Mayor’s Task Force Looking for Help While the City of Guelph Looks Ahead

For nearly two months, like every other community in much of the world, Guelph has been battling the effects of COVID-19. As the pandemic lockdown continues to roll on, the City of Guelph is trying to ensure its people that everything that can be done, is being done, and they are looking at how the regular business of the City will change as the pandemic remains with us.First, coming out of the second meeting of the Mayor’s Task Force on Economic Recovery, the mayor said that the emphasis of the discussions earlier this week was on assistance from upper levels of government.

“I am grateful that Guelph’s local businesses continue to share their concerns and challenges in an open and collaborative way, and I appreciate their willingness to work with all levels of government and local support agencies to create a coordinated, community-minded plan for economic recovery in Guelph,” said Mayor Cam Guthrie in a statement. “The Task Force is exploring all possible solutions to support local businesses through this extraordinarily difficult time, and I’m encouraged to see the progress that has already been made.”

Among the suggestions that came out of the meeting was a financial relief package to help businesses manage rent and utility costs, assistance to help businesses build e-commerce capacity, creating clearly defined protocols for physical distancing and infection control, and the creation of promotion and support programs for local and regional arts, culture, and hospitality industries.

“Sometimes we lose sight of how diverse Guelph is, but when the Mayor’s Task Force for Economic Recovery was assembled, it became evident how unique the cross-sections of business are that lend themselves to the success of our thriving community,” said Court Desautels, Chief Executive Officer of the Neighbourhood Group of Companies, whose assets include the Wooly Pub, Park Grocery and Miijidaa.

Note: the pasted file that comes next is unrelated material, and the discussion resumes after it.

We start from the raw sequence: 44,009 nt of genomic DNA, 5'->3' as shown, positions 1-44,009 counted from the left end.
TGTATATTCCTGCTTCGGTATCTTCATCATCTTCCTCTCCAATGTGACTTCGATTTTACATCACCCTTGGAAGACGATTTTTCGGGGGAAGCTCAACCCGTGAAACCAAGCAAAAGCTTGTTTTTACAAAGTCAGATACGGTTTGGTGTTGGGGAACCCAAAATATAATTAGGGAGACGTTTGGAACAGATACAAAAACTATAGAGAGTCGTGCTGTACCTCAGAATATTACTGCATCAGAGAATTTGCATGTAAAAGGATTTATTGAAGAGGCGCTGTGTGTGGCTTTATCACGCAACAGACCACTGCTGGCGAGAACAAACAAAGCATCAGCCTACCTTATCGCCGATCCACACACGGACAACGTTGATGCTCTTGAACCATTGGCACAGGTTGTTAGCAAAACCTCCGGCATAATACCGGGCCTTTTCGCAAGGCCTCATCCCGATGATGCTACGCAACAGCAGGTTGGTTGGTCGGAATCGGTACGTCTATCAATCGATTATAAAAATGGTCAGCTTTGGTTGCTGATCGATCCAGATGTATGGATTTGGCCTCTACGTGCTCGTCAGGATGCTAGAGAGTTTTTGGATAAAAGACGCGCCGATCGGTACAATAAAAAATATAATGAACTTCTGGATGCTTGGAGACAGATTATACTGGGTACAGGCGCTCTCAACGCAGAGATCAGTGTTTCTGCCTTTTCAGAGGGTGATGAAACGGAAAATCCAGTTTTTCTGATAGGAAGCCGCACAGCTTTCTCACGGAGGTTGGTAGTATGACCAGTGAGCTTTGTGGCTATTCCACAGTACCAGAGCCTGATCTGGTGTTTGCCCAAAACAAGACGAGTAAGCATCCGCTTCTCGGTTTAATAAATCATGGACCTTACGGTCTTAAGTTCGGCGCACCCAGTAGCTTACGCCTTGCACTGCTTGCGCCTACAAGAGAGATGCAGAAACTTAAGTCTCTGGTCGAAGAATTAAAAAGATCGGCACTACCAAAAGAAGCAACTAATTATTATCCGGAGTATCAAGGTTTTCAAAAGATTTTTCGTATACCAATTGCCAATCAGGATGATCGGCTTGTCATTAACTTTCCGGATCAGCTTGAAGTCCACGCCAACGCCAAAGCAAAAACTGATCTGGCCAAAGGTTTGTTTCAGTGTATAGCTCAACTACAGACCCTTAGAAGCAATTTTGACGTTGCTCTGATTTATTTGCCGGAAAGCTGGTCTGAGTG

“This group exemplifies how collaborative efforts will continue to shape Guelph as one of Canada’s innovation leaders, and will undoubtedly uncover many key learnings and strategies to aid in the recovery and continued growth of our lovely City. We are in good hands,” Desautels added.

While the task force looks at economic issues of the present, the City of Guelph has posted a webpage asking “What will Guelph’s new normal look like?”

“It hasn’t been easy, but we’ve managed to slow the spread of the virus and prevent it from overwhelming our healthcare systems,” it reads. “We’re grateful for these successes, and we know there’s still a lot of hard work to do. It will take some time and teamwork to keep Guelph on the road to recovery.”

The pages doesn’t so much predict the future, but provide a condensed outline of all the steps that the City has taken to stop the spread of the pandemic, and offers assurances that the City will eventually re-open, but re-open responsibly. “Guelph has come together by staying apart,” it said.

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